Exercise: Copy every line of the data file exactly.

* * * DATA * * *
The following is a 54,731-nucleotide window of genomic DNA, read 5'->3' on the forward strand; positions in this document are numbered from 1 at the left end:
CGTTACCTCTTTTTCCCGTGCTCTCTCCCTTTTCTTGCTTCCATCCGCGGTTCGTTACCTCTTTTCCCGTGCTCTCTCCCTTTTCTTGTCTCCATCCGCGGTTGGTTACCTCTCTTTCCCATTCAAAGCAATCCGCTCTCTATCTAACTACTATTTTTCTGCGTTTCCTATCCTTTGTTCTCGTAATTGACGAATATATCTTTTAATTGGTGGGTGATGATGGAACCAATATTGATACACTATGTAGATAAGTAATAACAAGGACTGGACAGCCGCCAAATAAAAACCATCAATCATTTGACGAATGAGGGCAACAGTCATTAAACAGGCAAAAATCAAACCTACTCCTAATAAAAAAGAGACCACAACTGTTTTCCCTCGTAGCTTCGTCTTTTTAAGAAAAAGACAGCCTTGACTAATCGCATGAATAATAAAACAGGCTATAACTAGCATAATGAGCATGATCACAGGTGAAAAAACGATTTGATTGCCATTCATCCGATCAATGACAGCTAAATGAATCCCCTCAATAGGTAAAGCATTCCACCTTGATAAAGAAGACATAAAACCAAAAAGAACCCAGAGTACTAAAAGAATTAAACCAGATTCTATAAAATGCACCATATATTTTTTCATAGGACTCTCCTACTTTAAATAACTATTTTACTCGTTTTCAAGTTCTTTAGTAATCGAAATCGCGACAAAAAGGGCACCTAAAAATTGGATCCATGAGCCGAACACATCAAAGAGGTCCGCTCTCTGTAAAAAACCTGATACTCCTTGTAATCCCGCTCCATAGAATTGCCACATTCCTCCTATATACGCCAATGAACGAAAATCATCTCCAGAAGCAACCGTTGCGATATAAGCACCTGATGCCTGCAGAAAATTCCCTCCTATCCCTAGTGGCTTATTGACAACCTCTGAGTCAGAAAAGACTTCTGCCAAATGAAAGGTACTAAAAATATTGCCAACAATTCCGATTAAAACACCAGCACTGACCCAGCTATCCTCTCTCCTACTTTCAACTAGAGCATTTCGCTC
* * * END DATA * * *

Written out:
The following is a 54,731-nucleotide window of genomic DNA, read 5'->3' on the forward strand; positions in this document are numbered from 1 at the left end:
CGTTACCTCTTTTTCCCGTGCTCTCTCCCTTTTCTTGCTTCCATCCGCGGTTCGTTACCTCTTTTCCCGTGCTCTCTCCCTTTTCTTGTCTCCATCCGCGGTTGGTTACCTCTCTTTCCCATTCAAAGCAATCCGCTCTCTATCTAACTACTATTTTTCTGCGTTTCCTATCCTTTGTTCTCGTAATTGACGAATATATCTTTTAATTGGTGGGTGATGATGGAACCAATATTGATACACTATGTAGATAAGTAATAACAAGGACTGGACAGCCGCCAAATAAAAACCATCAATCATTTGACGAATGAGGGCAACAGTCATTAAACAGGCAAAAATCAAACCTACTCCTAATAAAAAAGAGACCACAACTGTTTTCCCTCGTAGCTTCGTCTTTTTAAGAAAAAGACAGCCTTGACTAATCGCATGAATAATAAAACAGGCTATAACTAGCATAATGAGCATGATCACAGGTGAAAAAACGATTTGATTGCCATTCATCCGATCAATGACAGCTAAATGAATCCCCTCAATAGGTAAAGCATTCCACCTTGATAAAGAAGACATAAAACCAAAAAGAACCCAGAGTACTAAAAGAATTAAACCAGATTCTATAAAATGCACCATATATTTTTTCATAGGACTCTCCTACTTTAAATAACTATTTTACTCGTTTTCAAGTTCTTTAGTAATCGAAATCGCGACAAAAAGGGCACCTAAAAATTGGATCCATGAGCCGAACACATCAAAGAGGTCCGCTCTCTGTAAAAAACCTGATACTCCTTGTAATCCCGCTCCATAGAATTGCCACATTCCTCCTATATACGCCAATGAACGAAAATCATCTCCAGAAGCAACCGTTGCGATATAAGCACCTGATGCCTGCAGAAAATTCCCTCCTATCCCTAGTGGCTTATTGACAACCTCTGAGTCAGAAAAGACTTCTGCCAAATGAAAGGTACTAAAAATATTGCCAACAATTCCGATTAAAACACCAGCACTGACCCAGCTATCCTCTCTCCTACTTTCAACTAGAGCATTTCGCTC